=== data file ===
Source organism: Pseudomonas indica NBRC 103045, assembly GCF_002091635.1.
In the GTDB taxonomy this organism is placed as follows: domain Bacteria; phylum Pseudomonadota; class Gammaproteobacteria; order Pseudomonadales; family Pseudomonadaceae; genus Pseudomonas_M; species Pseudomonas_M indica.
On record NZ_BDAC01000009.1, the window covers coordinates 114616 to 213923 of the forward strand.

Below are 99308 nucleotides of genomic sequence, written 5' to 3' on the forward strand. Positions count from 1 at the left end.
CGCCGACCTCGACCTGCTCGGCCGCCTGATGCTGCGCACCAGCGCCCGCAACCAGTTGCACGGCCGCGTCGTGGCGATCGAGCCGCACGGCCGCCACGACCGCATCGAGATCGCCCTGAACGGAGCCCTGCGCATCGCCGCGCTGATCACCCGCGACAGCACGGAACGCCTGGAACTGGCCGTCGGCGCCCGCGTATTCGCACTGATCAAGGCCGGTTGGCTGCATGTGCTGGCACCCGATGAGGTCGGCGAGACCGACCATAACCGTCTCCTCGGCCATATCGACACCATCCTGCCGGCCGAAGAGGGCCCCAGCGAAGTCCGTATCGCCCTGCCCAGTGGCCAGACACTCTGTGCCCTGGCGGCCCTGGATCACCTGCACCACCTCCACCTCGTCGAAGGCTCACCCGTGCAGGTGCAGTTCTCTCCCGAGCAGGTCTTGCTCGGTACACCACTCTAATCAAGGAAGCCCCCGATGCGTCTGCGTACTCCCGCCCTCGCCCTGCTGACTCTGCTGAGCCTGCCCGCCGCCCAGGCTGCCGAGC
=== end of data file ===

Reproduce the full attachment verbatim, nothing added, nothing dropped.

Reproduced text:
Source organism: Pseudomonas indica NBRC 103045, assembly GCF_002091635.1.
In the GTDB taxonomy this organism is placed as follows: domain Bacteria; phylum Pseudomonadota; class Gammaproteobacteria; order Pseudomonadales; family Pseudomonadaceae; genus Pseudomonas_M; species Pseudomonas_M indica.
On record NZ_BDAC01000009.1, the window covers coordinates 114616 to 213923 of the forward strand.

Below are 99308 nucleotides of genomic sequence, written 5' to 3' on the forward strand. Positions count from 1 at the left end.
CGCCGACCTCGACCTGCTCGGCCGCCTGATGCTGCGCACCAGCGCCCGCAACCAGTTGCACGGCCGCGTCGTGGCGATCGAGCCGCACGGCCGCCACGACCGCATCGAGATCGCCCTGAACGGAGCCCTGCGCATCGCCGCGCTGATCACCCGCGACAGCACGGAACGCCTGGAACTGGCCGTCGGCGCCCGCGTATTCGCACTGATCAAGGCCGGTTGGCTGCATGTGCTGGCACCCGATGAGGTCGGCGAGACCGACCATAACCGTCTCCTCGGCCATATCGACACCATCCTGCCGGCCGAAGAGGGCCCCAGCGAAGTCCGTATCGCCCTGCCCAGTGGCCAGACACTCTGTGCCCTGGCGGCCCTGGATCACCTGCACCACCTCCACCTCGTCGAAGGCTCACCCGTGCAGGTGCAGTTCTCTCCCGAGCAGGTCTTGCTCGGTACACCACTCTAATCAAGGAAGCCCCCGATGCGTCTGCGTACTCCCGCCCTCGCCCTGCTGACTCTGCTGAGCCTGCCCGCCGCCCAGGCTGCCGAGC